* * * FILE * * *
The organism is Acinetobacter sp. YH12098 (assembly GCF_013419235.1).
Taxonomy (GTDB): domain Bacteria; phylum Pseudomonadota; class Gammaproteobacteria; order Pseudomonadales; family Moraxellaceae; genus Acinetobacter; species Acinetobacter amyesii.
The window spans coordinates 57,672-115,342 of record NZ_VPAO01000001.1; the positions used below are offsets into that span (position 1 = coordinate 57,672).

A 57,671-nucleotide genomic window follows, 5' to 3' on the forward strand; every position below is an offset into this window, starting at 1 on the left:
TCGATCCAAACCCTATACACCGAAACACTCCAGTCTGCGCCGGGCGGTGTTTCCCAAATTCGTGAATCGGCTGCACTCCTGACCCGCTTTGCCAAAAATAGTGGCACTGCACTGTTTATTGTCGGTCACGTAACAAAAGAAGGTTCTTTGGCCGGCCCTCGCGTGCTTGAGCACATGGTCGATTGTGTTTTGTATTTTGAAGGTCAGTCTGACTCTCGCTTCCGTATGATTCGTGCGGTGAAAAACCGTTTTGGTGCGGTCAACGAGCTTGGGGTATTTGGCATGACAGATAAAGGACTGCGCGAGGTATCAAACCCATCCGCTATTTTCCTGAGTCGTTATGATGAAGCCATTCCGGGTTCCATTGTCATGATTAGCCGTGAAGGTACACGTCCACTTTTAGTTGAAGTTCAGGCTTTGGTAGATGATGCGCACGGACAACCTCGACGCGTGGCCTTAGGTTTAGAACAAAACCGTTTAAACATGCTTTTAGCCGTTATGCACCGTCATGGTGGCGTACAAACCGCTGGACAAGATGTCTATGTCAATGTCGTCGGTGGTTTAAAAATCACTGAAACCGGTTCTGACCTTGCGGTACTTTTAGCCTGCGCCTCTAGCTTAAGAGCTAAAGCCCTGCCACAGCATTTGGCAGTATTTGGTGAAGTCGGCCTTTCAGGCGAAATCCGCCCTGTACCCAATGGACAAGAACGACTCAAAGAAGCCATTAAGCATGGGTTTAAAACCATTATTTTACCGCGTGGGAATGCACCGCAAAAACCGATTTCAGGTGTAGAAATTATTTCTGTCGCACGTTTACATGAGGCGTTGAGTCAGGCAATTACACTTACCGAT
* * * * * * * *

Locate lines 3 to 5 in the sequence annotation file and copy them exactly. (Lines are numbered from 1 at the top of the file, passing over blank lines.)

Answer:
The window spans coordinates 57,672-115,342 of record NZ_VPAO01000001.1; the positions used below are offsets into that span (position 1 = coordinate 57,672).

A 57,671-nucleotide genomic window follows, 5' to 3' on the forward strand; every position below is an offset into this window, starting at 1 on the left:
TCGATCCAAACCCTATACACCGAAACACTCCAGTCTGCGCCGGGCGGTGTTTCCCAAATTCGTGAATCGGCTGCACTCCTGACCCGCTTTGCCAAAAATAGTGGCACTGCACTGTTTATTGTCGGTCACGTAACAAAAGAAGGTTCTTTGGCCGGCCCTCGCGTGCTTGAGCACATGGTCGATTGTGTTTTGTATTTTGAAGGTCAGTCTGACTCTCGCTTCCGTATGATTCGTGCGGTGAAAAACCGTTTTGGTGCGGTCAACGAGCTTGGGGTATTTGGCATGACAGATAAAGGACTGCGCGAGGTATCAAACCCATCCGCTATTTTCCTGAGTCGTTATGATGAAGCCATTCCGGGTTCCATTGTCATGATTAGCCGTGAAGGTACACGTCCACTTTTAGTTGAAGTTCAGGCTTTGGTAGATGATGCGCACGGACAACCTCGACGCGTGGCCTTAGGTTTAGAACAAAACCGTTTAAACATGCTTTTAGCCGTTATGCACCGTCATGGTGGCGTACAAACCGCTGGACAAGATGTCTATGTCAATGTCGTCGGTGGTTTAAAAATCACTGAAACCGGTTCTGACCTTGCGGTACTTTTAGCCTGCGCCTCTAGCTTAAGAGCTAAAGCCCTGCCACAGCATTTGGCAGTATTTGGTGAAGTCGGCCTTTCAGGCGAAATCCGCCCTGTACCCAATGGACAAGAACGACTCAAAGAAGCCATTAAGCATGGGTTTAAAACCATTATTTTACCGCGTGGGAATGCACCGCAAAAACCGATTTCAGGTGTAGAAATTATTTCTGTCGCACGTTTACATGAGGCGTTGAGTCAGGCAATTACACTTACCGAT